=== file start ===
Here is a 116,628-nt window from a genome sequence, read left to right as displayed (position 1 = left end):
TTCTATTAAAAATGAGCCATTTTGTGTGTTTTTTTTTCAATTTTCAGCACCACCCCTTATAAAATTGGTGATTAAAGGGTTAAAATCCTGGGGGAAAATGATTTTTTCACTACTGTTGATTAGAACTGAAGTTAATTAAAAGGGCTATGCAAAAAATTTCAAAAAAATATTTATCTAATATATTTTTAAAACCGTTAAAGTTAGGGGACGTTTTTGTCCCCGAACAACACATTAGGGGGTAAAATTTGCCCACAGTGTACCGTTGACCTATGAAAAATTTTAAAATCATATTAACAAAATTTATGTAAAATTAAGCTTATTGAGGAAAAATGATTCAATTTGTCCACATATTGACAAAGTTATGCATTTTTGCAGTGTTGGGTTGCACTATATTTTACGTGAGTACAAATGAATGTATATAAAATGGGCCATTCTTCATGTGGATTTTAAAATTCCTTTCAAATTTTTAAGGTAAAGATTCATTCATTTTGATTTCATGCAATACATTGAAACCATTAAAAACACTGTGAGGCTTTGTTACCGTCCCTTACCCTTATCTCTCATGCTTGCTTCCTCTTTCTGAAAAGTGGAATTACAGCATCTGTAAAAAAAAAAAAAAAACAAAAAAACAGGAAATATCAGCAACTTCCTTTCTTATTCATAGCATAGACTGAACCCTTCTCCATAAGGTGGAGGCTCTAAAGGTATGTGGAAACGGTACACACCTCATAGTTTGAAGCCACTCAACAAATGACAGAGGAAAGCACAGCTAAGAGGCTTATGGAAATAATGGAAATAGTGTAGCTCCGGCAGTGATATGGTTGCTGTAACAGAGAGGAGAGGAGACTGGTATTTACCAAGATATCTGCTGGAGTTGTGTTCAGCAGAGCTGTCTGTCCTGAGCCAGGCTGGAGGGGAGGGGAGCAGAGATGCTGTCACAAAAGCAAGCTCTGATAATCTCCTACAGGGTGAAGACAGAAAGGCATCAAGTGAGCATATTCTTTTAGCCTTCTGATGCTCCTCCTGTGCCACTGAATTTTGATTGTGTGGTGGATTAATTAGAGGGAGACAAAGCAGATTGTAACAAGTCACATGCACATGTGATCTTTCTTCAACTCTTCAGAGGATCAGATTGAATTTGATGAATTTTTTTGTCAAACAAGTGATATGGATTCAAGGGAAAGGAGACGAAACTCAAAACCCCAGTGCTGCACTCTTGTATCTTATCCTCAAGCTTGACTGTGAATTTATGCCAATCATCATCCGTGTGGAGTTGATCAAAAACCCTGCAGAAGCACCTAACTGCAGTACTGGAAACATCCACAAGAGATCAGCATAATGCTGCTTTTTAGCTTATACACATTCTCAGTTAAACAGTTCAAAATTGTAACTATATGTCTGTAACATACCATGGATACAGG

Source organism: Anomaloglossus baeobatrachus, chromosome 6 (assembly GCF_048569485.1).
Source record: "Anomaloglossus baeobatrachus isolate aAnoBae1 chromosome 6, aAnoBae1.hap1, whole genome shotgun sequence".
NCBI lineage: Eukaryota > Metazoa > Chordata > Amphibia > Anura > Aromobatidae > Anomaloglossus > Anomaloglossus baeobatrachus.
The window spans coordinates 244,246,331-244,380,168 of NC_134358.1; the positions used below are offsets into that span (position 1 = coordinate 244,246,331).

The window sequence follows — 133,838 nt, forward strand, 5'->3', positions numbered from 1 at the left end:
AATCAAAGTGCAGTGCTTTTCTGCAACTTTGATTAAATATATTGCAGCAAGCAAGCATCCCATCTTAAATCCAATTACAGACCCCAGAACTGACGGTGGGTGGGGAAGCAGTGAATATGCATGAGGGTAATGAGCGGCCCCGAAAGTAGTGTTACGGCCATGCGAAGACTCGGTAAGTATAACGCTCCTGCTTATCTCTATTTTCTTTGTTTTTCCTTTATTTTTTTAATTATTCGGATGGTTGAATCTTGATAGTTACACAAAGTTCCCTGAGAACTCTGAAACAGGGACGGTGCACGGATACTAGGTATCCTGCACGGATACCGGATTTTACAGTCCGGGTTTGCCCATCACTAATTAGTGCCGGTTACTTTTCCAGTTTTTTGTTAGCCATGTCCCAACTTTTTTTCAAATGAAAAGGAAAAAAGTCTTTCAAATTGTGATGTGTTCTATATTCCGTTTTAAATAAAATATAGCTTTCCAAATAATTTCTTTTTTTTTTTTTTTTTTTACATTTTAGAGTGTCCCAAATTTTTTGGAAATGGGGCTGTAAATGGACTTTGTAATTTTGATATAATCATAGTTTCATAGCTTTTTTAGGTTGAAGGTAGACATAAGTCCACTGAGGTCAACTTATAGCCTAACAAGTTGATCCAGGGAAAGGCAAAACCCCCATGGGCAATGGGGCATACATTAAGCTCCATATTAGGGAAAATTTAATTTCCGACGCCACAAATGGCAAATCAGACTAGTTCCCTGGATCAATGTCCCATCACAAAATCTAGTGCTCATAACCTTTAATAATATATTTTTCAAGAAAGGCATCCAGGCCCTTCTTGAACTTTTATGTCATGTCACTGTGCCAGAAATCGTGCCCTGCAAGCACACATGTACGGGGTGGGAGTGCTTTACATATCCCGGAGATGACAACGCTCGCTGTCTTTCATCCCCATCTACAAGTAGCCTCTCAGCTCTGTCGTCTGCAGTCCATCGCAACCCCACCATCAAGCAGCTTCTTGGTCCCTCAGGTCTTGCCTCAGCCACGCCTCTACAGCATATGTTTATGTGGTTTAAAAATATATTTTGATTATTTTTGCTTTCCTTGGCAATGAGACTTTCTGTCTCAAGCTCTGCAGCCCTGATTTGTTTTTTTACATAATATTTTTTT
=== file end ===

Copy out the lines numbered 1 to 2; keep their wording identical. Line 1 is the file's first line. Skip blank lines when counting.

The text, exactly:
Here is a 116,628-nt window from a genome sequence, read left to right as displayed (position 1 = left end):
TTCTATTAAAAATGAGCCATTTTGTGTGTTTTTTTTTCAATTTTCAGCACCACCCCTTATAAAATTGGTGATTAAAGGGTTAAAATCCTGGGGGAAAATGATTTTTTCACTACTGTTGATTAGAACTGAAGTTAATTAAAAGGGCTATGCAAAAAATTTCAAAAAAATATTTATCTAATATATTTTTAAAACCGTTAAAGTTAGGGGACGTTTTTGTCCCCGAACAACACATTAGGGGGTAAAATTTGCCCACAGTGTACCGTTGACCTATGAAAAATTTTAAAATCATATTAACAAAATTTATGTAAAATTAAGCTTATTGAGGAAAAATGATTCAATTTGTCCACATATTGACAAAGTTATGCATTTTTGCAGTGTTGGGTTGCACTATATTTTACGTGAGTACAAATGAATGTATATAAAATGGGCCATTCTTCATGTGGATTTTAAAATTCCTTTCAAATTTTTAAGGTAAAGATTCATTCATTTTGATTTCATGCAATACATTGAAACCATTAAAAACACTGTGAGGCTTTGTTACCGTCCCTTACCCTTATCTCTCATGCTTGCTTCCTCTTTCTGAAAAGTGGAATTACAGCATCTGTAAAAAAAAAAAAAAAACAAAAAAACAGGAAATATCAGCAACTTCCTTTCTTATTCATAGCATAGACTGAACCCTTCTCCATAAGGTGGAGGCTCTAAAGGTATGTGGAAACGGTACACACCTCATAGTTTGAAGCCACTCAACAAATGACAGAGGAAAGCACAGCTAAGAGGCTTATGGAAATAATGGAAATAGTGTAGCTCCGGCAGTGATATGGTTGCTGTAACAGAGAGGAGAGGAGACTGGTATTTACCAAGATATCTGCTGGAGTTGTGTTCAGCAGAGCTGTCTGTCCTGAGCCAGGCTGGAGGGGAGGGGAGCAGAGATGCTGTCACAAAAGCAAGCTCTGATAATCTCCTACAGGGTGAAGACAGAAAGGCATCAAGTGAGCATATTCTTTTAGCCTTCTGATGCTCCTCCTGTGCCACTGAATTTTGATTGTGTGGTGGATTAATTAGAGGGAGACAAAGCAGATTGTAACAAGTCACATGCACATGTGATCTTTCTTCAACTCTTCAGAGGATCAGATTGAATTTGATGAATTTTTTTGTCAAACAAGTGATATGGATTCAAGGGAAAGGAGACGAAACTCAAAACCCCAGTGCTGCACTCTTGTATCTTATCCTCAAGCTTGACTGTGAATTTATGCCAATCATCATCCGTGTGGAGTTGATCAAAAACCCTGCAGAAGCACCTAACTGCAGTACTGGAAACATCCACAAGAGATCAGCATAATGCTGCTTTTTAGCTTATACACATTCTCAGTTAAACAGTTCAAAATTGTAACTATATGTCTGTAACATACCATGGATACAGG